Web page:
Nikon 80-200mm f/2.8 AF
Nikon 80-200mm f/2.8 AF (77mm filters, 44.8 oz./1,270g). enlarge. You can get these at this link to it at eBay, and may also be able to find these at Adorama. It helps me keep adding to this site when you use these links; thank! Ken.
July 2008 More Nikon Reviews
Not for: AF is slow, so for sports I'd get the newest model instead. This lens will not autofocus with the cheapest D40, D40x and D60; get the 55-200mm VR (or 70-200mm f/2.8 VR) instead for those cameras.
This was Nikon's first professional telephoto zoom of 1988. It is built like a tank, has superlative optics and even today is an excellent top-drawer professional lens. Be careful though, zooms can wear with age (or being dropped) and I've almost bought used ones that weren't sharp. If you have a good one, it is extraordinary.
The same optics, with different mechanics, are still made today in the 80-200mm f/2.8 AF-D.
I explain all the variations of this lens at 80-200mm f/2.8 History.
Nikon 80-200mm f/2.8 AF rear. enlarge.
The 80-200mm f/2.8 AF works great with almost every film and digital Nikon camera made since 1977. If you have a coupling prong added to the diaphragm ring, it's perfect with every Nikon back to the original Nikon F of 1959.
The only incompatibility is that it will not autofocus with the cheapest D40, D40x and D60, but if you focus manually, everything else works great. The D40, D40x and D60 even have in-finder focus confirmation dots to help you.
See Nikon Lens Compatibility for details on your camera. Read down the "AF, AF-D (screw)" column for this lens.
Nikon has been making so many different versions of this lens for so many decades that I wrote an entire 80-200mm f/2.8 History to chronicle it all. Read this if you're thinking of buying one of these to help you sort it all out.
Nikon made about 175,000 of these over four years. They are easy to find.
* At full NYC discount. Very few people bought their lenses this inexpensively back then.
Specifications with commentary top
Diagram, Nikon 80-200mm f/2.8 AF. enlarge.
16 elements in 11 groups.
3 ED glass elements, shown in yellow.
The front group rotates in a helicoid for focus, while zooming is internal.
It's multicoated, which Nikon calls Nikon Integrated Coating.
5 feet (1.5m).
Maximum Reproduction Ratio
Hard Infinity Focus Stop?
No; you have to focus at infinity just as at any other distance.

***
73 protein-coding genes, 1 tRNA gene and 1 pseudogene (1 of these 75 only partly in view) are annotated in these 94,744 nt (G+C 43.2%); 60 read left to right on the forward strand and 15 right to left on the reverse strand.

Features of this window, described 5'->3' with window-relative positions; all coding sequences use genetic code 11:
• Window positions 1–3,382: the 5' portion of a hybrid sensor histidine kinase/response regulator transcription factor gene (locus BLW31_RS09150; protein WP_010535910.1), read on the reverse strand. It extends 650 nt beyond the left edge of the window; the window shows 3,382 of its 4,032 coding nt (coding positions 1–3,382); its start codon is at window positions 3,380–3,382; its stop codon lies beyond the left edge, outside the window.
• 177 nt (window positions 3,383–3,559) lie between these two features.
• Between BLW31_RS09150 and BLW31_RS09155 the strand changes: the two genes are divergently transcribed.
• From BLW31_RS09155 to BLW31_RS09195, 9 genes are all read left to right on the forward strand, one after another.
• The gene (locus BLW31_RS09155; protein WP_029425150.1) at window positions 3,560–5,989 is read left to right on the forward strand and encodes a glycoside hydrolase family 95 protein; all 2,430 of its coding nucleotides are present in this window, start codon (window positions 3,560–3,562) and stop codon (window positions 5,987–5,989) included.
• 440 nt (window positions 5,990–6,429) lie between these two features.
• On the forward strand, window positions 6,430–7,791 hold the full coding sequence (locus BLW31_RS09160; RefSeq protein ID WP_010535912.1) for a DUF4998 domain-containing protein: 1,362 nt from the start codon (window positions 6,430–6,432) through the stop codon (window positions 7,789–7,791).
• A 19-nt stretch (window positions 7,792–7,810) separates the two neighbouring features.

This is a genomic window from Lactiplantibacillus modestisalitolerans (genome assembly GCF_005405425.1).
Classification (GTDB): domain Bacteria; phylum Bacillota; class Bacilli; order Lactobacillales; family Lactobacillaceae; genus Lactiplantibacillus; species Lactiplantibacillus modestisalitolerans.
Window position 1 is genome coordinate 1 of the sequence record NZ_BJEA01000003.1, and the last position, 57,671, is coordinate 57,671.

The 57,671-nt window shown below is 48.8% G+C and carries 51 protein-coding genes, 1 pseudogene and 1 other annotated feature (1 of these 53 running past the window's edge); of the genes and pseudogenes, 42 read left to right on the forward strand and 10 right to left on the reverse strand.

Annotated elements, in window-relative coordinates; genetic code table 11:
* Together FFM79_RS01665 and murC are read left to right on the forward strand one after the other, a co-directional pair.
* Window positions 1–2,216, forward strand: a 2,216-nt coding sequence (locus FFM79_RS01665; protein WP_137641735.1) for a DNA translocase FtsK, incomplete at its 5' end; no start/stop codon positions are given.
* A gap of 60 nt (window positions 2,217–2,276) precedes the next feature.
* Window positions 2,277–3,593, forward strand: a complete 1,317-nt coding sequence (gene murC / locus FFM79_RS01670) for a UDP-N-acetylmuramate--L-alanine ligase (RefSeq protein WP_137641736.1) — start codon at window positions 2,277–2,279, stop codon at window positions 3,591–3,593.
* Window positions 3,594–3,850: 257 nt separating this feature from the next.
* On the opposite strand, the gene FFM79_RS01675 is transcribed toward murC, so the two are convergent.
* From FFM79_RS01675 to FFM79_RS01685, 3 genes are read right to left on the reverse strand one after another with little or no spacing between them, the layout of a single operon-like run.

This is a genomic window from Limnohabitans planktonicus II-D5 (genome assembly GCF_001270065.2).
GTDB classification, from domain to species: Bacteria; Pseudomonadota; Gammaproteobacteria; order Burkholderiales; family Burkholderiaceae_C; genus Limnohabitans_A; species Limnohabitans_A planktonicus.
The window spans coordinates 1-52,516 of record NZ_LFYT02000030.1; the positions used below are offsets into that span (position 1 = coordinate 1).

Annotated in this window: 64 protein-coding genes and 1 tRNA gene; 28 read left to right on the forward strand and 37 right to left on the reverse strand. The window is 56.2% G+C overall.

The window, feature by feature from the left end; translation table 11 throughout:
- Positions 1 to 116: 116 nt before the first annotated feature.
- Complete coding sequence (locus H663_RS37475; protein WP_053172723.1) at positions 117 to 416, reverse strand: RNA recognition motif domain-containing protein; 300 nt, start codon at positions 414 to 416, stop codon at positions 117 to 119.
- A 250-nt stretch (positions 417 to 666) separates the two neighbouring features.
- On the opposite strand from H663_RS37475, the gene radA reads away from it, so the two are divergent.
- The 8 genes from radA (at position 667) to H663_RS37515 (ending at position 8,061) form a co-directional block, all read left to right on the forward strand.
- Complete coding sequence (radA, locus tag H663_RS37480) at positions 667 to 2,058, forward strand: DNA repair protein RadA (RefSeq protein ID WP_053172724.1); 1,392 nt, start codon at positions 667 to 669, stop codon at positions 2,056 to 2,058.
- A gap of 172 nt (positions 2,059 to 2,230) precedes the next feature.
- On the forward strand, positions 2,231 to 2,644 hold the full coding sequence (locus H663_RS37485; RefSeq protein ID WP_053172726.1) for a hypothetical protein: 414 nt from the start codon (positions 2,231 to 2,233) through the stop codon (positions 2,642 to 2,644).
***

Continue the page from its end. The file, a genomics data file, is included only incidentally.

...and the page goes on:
Infra-Red Focus Index
Only for 80mm, a dot marked "80" near the focus index.
9 conventional blades.
Rounded at f/4, nonagonal at f/5.6 and smaller.
Stops down to f/22.
Yes, full-stop clicks.
Rotates with focus but not with zoom.
Nikon specifies 6.93" (176mm) extension from flange (7.09" [180mm] overall) by 3.37" (85.5mm) diameter.
44.800 oz. (1270.1g), no caps, measured.
Nikon specifies 45.15 oz. (1,280g).
HN-28 crinkle-coat metal screw-in.
CL- 43A fake black leather, which I think was included.
TC-200/201 and TC-14A probably will vignette.
Naughty bits of the AF-Nikkor 80-200 f/2.8 ED AF. enlarge.
This 80-200mm f/2.8 AF was Nikon's top pro zoom from 1988-1992. Optically this lens is unsurpassed and the same optical design is still sold today.
Newer lenses add features like "D" distance coupling for slightly more accurate metering, especially with flash, or they autofocus much faster, or they add image stabilization (VR).
The lack of VR is significant: without it, and without being sure to use fast shutter speeds, your hand-held shots will not be as sharp as they could be.
If you don't need fast auto focus (for instance, for tripod shots with a D3x), Nikon makes no better tele zoom, even today.
Nikon 80-200mm ED AF Focus Limiter.
AF is slow. One full turn (two half-turns) of the AF screw only pulls focus from infinity down to 88 feet (27 meters). This is much slower than the current 80-200mm f/2.8, but fast enough for things that hold still.
The biggest difference among cameras is how loud or how softly the AF motor runs trying to hustle this lens from one end to the other.
The N90s is the noisiest.
The newer and pro cameras seem a little faster than the N60 and N90s, but not by much.
I didn't have a new 80-200mm AF-D against which to compare it, but when I have in the past, the new lens is much, much faster. You get a bit of torque reaction as the faster cameras spin the big front element, but not with this lens.
I did compare it against the 80-200mm f/2.8 AF-S, and it's a zillion times faster than this original AF lens.
THe moral of this story is that if you own this lens, buying a newer camera isn't going to change anything. Forget spending $5,000 on a D3; spending $900 on the current version lens will get you a lot further. This lens is the limitation to AF speed, not any modern camera. When this lens came out, it was designed to focus on junk like the N2020. The hottest camera was the pro F4, still a great camera, but there was nothing like we take for granted today. AF was still just a gimmick, at least from Nikon.